TIE Retrospectives at San Francisco Cinematheque:
The San Francisco Cinematheque hosts two programs featuring highlights from TIE's previous film festivals, with TIE Director / SF Cinematheque guest curator, Christopher May, in person.
"TIE has quickly become an exemplary festival celebrating contemporary and historical avant-garde cinema. Taking as its mission "the preservation of the fundamental qualities of cinema and film exhibition", TIE produces festivals which, to date have screened over 600 films and hosted over 200 artists. TIE is renowned for artistic vision and an exaltation of the direct viewing experience of original-format film works." - San Francisco Cinematheque
Program One Line-up:
Sunday, Feb. 4, 2007 (Yerba Buena Center for the Arts) 7:30 PM
The Sequent of Hanna Ave.
(Sami Van Ingen, Finland, 2006, 35mm-Scope, 5 min., Dolby Digital Sound)
"The Sequent of Hanna Ave. is the result of my reworkings of some experimental film practices and my inquiries in to the phenomena of the movement-illusionism in the film form. By combining found footage, hand processing and hi-end digital technology, I elevate a few mundane gestures to a new perceptible wholeness, and give some fat fingers and a c-cassette tape all the attention, grace and drama they deserve."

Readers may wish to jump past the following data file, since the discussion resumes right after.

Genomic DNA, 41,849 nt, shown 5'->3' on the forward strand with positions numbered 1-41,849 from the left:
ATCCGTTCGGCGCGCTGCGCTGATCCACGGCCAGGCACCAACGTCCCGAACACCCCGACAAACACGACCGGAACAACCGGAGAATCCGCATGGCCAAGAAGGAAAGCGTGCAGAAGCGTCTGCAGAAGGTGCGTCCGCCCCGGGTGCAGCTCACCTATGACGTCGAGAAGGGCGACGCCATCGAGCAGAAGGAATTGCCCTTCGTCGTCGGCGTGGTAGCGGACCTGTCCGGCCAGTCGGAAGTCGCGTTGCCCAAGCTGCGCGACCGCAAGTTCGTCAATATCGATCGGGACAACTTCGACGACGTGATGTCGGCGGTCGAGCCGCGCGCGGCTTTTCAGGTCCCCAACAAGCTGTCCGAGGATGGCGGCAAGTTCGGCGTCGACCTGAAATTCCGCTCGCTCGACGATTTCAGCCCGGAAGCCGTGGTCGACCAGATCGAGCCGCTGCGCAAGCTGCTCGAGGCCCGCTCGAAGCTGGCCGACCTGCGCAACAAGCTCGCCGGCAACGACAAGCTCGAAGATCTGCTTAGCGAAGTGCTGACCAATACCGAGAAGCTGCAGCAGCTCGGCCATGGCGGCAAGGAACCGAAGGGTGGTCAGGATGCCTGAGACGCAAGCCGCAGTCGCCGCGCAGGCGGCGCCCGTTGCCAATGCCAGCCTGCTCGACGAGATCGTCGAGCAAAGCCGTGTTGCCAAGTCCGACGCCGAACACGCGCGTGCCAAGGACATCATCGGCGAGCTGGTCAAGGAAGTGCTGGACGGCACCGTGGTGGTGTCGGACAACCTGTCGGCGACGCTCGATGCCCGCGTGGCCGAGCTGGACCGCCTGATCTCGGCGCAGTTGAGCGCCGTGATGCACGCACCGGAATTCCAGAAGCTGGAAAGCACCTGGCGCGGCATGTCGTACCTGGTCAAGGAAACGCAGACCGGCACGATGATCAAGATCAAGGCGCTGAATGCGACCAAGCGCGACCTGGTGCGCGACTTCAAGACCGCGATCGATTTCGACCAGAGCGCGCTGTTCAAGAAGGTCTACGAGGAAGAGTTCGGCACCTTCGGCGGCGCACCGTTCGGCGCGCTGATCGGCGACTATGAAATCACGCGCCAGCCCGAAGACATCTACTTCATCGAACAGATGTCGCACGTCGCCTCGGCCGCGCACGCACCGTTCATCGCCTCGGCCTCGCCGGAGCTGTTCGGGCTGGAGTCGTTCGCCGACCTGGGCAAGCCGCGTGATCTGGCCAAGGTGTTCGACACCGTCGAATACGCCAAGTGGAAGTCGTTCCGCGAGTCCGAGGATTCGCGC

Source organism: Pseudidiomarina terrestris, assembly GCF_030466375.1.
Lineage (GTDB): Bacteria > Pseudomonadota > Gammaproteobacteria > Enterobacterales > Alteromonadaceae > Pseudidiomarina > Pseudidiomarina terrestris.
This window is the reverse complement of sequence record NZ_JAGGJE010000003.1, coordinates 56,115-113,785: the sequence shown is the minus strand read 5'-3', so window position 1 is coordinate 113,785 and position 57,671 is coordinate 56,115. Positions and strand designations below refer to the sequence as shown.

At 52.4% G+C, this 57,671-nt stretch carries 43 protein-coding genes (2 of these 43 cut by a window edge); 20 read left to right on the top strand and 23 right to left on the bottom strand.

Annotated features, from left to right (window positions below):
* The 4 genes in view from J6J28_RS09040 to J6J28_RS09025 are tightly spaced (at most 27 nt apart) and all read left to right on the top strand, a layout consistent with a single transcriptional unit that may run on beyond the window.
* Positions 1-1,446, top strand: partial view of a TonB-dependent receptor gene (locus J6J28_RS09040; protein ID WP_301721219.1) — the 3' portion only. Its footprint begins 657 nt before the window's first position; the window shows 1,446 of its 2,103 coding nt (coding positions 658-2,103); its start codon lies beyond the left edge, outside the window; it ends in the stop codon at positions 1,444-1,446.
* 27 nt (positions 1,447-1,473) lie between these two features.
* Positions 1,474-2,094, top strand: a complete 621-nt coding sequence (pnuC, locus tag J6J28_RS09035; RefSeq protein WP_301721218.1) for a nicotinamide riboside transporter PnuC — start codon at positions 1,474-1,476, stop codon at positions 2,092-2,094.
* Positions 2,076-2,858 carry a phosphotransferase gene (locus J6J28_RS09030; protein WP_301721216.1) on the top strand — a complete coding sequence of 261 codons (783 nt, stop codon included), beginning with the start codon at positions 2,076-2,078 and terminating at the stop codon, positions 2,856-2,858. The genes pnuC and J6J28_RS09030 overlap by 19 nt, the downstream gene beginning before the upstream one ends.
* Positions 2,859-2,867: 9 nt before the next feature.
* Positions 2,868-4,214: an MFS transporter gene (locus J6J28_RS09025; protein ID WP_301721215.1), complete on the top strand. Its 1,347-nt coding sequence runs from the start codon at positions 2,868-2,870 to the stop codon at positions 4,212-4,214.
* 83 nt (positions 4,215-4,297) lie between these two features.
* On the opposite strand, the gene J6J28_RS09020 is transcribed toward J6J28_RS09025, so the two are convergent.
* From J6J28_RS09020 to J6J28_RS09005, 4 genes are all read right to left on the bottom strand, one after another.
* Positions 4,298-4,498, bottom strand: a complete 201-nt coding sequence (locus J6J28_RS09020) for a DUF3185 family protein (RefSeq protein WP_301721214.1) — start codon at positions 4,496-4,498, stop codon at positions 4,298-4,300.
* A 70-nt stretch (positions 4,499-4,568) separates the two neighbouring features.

Careless Reef Part 2 - Abu Kifan
(Gerard Holthuis, Netherlands, 2005, 35mm-1:85, 7 min., Dolby SR Sound)
"In a static underwater adventure, award-winning Dutch filmmaker Gerard Holthuis presents an unusual revision of a traditional aquatic journey. Oceanic films generally focus on the explosive life force of coral reefs. They are typically defined by the frenzied darting of fish, and the bizarre movements of coral. This film subverts these time-honored tenants through visually presenting the reef in ultra-slow motion. Movements are so slow that the entire order of the aquatic world is changed. The dynamic of the school is also called into question within the film. It opens with a retracted point-of-view where the entity of the reef is visually defined as a collective. This focal point shifts to an individual fish that emerges from the anonymity of the collective. Holthuis presents this paradigmatic shift in a way that is richly ambiguous, rendering it unique fodder for contemplation." -Noah Manos, TIE
Telco Systems composed the score.